New survey finds that university professors are moving further to the left

From the Inside Higher Ed.


Academics, on average, lean to the left. A survey being released today suggests that they are moving even more in that direction.

Among full-time faculty members at four-year colleges and universities, the percentage identifying as “far left” or liberal has increased notably in the last three years, while the percentage identifying in three other political categories has declined. The data come from the University of California at Los Angeles Higher Education Research Institute, which surveys faculty members nationwide every three years on a range of attitudes.

Here are the data for the new survey and the prior survey:

2010-11 2007-8
Far left 12.4% 8.8%
Liberal 50.3% 47.0%
Middle of the road 25.4% 28.4%
Conservative 11.5% 15.2%
Far right 0.4% 0.7%

Gauging how gradual or abrupt this shift is is complicated because of changes in the UCLA survey’s methodology; before 2007-8, the survey included community college faculty members, who have been excluded since. But for those years, examining only four-year college and university faculty members, the numbers are similar to those of 2007-8. Going back further, one can see an evolution away from the center.

In the 1998-9 survey, more than 35 percent of faculty members identified themselves as middle of the road, and less than half (47.5 percent) identified as liberal or far left. In the new data, 62.7 percent identify as liberal or far left. (Most surveys that have included community college faculty members have found them to inhabit political space to the right of faculty members at four-year institutions.)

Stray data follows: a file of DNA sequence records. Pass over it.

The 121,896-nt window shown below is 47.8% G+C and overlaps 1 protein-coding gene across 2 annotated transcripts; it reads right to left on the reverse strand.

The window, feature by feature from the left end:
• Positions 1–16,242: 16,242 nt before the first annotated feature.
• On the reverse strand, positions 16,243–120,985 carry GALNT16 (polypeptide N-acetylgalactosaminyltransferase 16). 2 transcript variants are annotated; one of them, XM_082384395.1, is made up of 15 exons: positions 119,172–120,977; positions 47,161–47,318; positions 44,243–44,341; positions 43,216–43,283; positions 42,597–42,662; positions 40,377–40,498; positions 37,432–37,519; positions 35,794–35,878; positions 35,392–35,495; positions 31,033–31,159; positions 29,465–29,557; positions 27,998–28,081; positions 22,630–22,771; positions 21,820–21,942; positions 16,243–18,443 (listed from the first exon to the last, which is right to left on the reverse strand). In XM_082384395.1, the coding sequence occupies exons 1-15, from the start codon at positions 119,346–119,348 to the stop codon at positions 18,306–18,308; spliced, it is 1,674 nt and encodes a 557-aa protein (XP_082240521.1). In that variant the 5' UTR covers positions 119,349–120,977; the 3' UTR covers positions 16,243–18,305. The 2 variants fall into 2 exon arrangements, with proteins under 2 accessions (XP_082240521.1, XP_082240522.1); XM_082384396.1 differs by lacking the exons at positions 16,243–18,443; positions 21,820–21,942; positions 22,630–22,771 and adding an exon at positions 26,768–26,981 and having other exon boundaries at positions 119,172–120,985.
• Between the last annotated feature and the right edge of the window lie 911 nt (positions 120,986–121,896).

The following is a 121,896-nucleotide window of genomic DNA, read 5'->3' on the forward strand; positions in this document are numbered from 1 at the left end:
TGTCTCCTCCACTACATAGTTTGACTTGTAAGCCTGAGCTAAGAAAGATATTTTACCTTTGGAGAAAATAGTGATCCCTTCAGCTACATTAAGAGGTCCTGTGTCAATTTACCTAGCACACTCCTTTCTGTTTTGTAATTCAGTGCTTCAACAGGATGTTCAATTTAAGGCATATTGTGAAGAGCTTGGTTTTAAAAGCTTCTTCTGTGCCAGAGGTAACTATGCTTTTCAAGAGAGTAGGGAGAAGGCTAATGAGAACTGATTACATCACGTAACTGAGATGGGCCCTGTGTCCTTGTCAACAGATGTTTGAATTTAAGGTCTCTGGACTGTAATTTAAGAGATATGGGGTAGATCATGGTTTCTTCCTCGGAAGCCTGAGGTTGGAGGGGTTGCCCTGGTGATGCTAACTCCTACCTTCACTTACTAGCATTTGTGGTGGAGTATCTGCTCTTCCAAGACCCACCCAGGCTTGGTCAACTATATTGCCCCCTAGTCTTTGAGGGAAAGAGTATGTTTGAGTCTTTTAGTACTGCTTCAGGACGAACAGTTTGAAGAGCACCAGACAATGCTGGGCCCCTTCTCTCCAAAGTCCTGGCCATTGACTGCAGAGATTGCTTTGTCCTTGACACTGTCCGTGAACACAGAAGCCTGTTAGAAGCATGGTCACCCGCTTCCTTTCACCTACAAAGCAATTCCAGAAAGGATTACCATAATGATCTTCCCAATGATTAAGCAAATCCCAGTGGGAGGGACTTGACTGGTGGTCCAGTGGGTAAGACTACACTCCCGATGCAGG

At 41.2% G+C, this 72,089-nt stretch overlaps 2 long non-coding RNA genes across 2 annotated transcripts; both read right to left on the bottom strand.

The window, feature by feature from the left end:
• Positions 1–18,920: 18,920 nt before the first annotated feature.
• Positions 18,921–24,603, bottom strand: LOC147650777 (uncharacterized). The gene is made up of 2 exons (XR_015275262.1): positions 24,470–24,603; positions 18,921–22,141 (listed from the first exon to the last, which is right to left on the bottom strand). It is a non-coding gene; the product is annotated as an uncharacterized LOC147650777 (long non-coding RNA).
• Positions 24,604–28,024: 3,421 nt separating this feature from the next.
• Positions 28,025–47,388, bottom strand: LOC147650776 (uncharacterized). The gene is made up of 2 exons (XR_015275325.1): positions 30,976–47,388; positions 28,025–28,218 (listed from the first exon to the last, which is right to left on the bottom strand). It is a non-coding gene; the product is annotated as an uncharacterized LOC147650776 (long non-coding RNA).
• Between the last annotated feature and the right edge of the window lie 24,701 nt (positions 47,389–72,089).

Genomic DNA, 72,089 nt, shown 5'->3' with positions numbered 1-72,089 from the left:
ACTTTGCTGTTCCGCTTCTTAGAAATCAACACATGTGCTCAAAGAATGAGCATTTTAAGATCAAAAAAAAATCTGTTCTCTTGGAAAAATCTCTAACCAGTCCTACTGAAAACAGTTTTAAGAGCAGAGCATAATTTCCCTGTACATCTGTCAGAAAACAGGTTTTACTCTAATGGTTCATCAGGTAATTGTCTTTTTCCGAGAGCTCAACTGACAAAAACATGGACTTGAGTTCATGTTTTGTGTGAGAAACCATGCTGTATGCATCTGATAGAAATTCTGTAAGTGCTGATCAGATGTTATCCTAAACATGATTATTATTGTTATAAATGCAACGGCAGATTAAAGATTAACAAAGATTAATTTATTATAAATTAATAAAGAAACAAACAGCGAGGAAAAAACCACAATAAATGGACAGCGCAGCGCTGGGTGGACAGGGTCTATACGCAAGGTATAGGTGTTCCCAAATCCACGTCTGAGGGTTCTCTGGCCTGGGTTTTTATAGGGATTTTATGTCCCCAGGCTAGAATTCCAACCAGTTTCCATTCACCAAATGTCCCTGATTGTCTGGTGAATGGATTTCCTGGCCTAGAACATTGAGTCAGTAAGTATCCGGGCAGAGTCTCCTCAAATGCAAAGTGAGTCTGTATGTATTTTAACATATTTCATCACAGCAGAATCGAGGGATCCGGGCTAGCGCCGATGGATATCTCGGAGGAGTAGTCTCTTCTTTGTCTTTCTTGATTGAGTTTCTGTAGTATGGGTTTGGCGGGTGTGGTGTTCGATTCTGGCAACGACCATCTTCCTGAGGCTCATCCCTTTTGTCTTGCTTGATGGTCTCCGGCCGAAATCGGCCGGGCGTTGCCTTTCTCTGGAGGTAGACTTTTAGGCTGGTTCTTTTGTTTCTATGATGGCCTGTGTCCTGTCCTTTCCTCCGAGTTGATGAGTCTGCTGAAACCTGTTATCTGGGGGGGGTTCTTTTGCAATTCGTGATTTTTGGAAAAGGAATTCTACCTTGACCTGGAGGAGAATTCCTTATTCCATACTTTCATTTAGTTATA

Professors are extremely liberal, especially in non-quantitative, non-scientific departments like English. It’s much harder to be liberal in academic areas where there is some connection to the real world that can be tested, like economics, business and computer science. Liberal bias is something to look out for if you go on to higher education. What you’ll find there is that there is often a lack of critical thinking on many topics. The left isn’t welcoming of other points of view. Their side doesn’t read our stuff, but we read their stuff. They think we’re evil, and we just think they’re wrong.

Here’s my previous post surveying several academic studies of liberal bias in the mainstream media.

4 thoughts on “New survey finds that university professors are moving further to the left”

  1. I would strongly question that business and economics, which is a study of philosophy, can be quantitatively tested like one can do with the physical sciences. our current economic theories and models omit so many variables it should be criminal.


    1. Economics is a branch of statistics, which in turn is a branch of both philosophy (specifically logical deduction) and mathematics. All areas of human knowledge share a common lineage to philosophy, but those that also descend from mathematics can be tested because of it.


      1. while it doesn’t mean it isn’t the case, I personally know of no college/university anywhere in the world where philosophy is a branch/sub-branch of mathematics – it is purely a philosophical study. While it is true that as of late many economists have attempted to infuse mathematics to give it an air of legitimacy, it is not mathematics, a subject I have several degrees in. Mathematics is about as pure a study as any subject can get. It’s constructs are either self evident and irrefutable or can directly derive from those that are – the same can’t be said economics, which is has so many dependencies and externalities that it can only ever reside within philosophy.

        As for voting – With practically everything Romney has said as of late, I would just be voting for the flip-flopping mormon version of Obama…my two choices are literally worse and worse – I have a hard time believing these two clowns are the best we have to run for this office.


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